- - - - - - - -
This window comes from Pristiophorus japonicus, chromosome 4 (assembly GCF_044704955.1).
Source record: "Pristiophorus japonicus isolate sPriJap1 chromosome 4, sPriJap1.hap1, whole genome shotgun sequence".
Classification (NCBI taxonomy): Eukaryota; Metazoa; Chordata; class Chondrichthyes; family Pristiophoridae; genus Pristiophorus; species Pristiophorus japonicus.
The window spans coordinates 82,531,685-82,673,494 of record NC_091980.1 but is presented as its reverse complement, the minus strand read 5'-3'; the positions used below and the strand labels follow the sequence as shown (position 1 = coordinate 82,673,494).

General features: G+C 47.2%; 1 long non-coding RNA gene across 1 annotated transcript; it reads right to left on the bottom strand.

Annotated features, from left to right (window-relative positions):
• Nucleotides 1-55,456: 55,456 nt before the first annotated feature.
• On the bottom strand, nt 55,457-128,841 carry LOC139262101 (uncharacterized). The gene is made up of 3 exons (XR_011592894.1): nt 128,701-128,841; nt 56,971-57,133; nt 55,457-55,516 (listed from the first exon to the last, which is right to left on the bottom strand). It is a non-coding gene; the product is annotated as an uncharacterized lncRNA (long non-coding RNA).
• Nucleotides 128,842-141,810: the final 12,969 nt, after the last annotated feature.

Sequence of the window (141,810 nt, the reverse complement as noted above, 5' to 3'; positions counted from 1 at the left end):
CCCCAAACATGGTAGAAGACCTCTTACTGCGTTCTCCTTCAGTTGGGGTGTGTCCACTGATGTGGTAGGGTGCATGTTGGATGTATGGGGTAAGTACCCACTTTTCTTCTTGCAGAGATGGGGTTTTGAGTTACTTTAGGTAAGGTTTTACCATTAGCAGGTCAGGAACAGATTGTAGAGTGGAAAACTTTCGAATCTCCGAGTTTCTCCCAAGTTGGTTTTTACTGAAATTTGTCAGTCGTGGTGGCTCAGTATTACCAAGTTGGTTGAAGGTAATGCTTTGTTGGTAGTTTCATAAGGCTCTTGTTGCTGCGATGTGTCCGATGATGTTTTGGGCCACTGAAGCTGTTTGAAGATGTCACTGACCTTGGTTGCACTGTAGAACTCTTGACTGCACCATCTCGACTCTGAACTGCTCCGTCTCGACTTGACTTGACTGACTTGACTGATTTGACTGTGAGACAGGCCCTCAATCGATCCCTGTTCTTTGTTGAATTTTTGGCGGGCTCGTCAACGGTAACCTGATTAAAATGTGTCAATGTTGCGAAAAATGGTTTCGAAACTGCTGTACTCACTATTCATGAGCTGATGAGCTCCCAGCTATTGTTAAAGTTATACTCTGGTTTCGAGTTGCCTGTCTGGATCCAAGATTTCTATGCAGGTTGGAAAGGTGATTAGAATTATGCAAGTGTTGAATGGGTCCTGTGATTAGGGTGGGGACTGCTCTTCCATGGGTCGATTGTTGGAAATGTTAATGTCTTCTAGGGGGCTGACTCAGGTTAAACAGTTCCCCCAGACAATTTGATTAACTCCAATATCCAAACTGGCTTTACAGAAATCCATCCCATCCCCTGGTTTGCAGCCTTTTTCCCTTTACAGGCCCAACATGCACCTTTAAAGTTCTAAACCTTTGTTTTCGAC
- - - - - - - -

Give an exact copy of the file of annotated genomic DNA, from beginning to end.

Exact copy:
This window comes from Pristiophorus japonicus, chromosome 4 (assembly GCF_044704955.1).
Source record: "Pristiophorus japonicus isolate sPriJap1 chromosome 4, sPriJap1.hap1, whole genome shotgun sequence".
Classification (NCBI taxonomy): Eukaryota; Metazoa; Chordata; class Chondrichthyes; family Pristiophoridae; genus Pristiophorus; species Pristiophorus japonicus.
The window spans coordinates 82,531,685-82,673,494 of record NC_091980.1 but is presented as its reverse complement, the minus strand read 5'-3'; the positions used below and the strand labels follow the sequence as shown (position 1 = coordinate 82,673,494).

General features: G+C 47.2%; 1 long non-coding RNA gene across 1 annotated transcript; it reads right to left on the bottom strand.

Annotated features, from left to right (window-relative positions):
• Nucleotides 1-55,456: 55,456 nt before the first annotated feature.
• On the bottom strand, nt 55,457-128,841 carry LOC139262101 (uncharacterized). The gene is made up of 3 exons (XR_011592894.1): nt 128,701-128,841; nt 56,971-57,133; nt 55,457-55,516 (listed from the first exon to the last, which is right to left on the bottom strand). It is a non-coding gene; the product is annotated as an uncharacterized lncRNA (long non-coding RNA).
• Nucleotides 128,842-141,810: the final 12,969 nt, after the last annotated feature.

Sequence of the window (141,810 nt, the reverse complement as noted above, 5' to 3'; positions counted from 1 at the left end):
CCCCAAACATGGTAGAAGACCTCTTACTGCGTTCTCCTTCAGTTGGGGTGTGTCCACTGATGTGGTAGGGTGCATGTTGGATGTATGGGGTAAGTACCCACTTTTCTTCTTGCAGAGATGGGGTTTTGAGTTACTTTAGGTAAGGTTTTACCATTAGCAGGTCAGGAACAGATTGTAGAGTGGAAAACTTTCGAATCTCCGAGTTTCTCCCAAGTTGGTTTTTACTGAAATTTGTCAGTCGTGGTGGCTCAGTATTACCAAGTTGGTTGAAGGTAATGCTTTGTTGGTAGTTTCATAAGGCTCTTGTTGCTGCGATGTGTCCGATGATGTTTTGGGCCACTGAAGCTGTTTGAAGATGTCACTGACCTTGGTTGCACTGTAGAACTCTTGACTGCACCATCTCGACTCTGAACTGCTCCGTCTCGACTTGACTTGACTGACTTGACTGATTTGACTGTGAGACAGGCCCTCAATCGATCCCTGTTCTTTGTTGAATTTTTGGCGGGCTCGTCAACGGTAACCTGATTAAAATGTGTCAATGTTGCGAAAAATGGTTTCGAAACTGCTGTACTCACTATTCATGAGCTGATGAGCTCCCAGCTATTGTTAAAGTTATACTCTGGTTTCGAGTTGCCTGTCTGGATCCAAGATTTCTATGCAGGTTGGAAAGGTGATTAGAATTATGCAAGTGTTGAATGGGTCCTGTGATTAGGGTGGGGACTGCTCTTCCATGGGTCGATTGTTGGAAATGTTAATGTCTTCTAGGGGGCTGACTCAGGTTAAACAGTTCCCCCAGACAATTTGATTAACTCCAATATCCAAACTGGCTTTACAGAAATCCATCCCATCCCCTGGTTTGCAGCCTTTTTCCCTTTACAGGCCCAACATGCACCTTTAAAGTTCTAAACCTTTGTTTTCGAC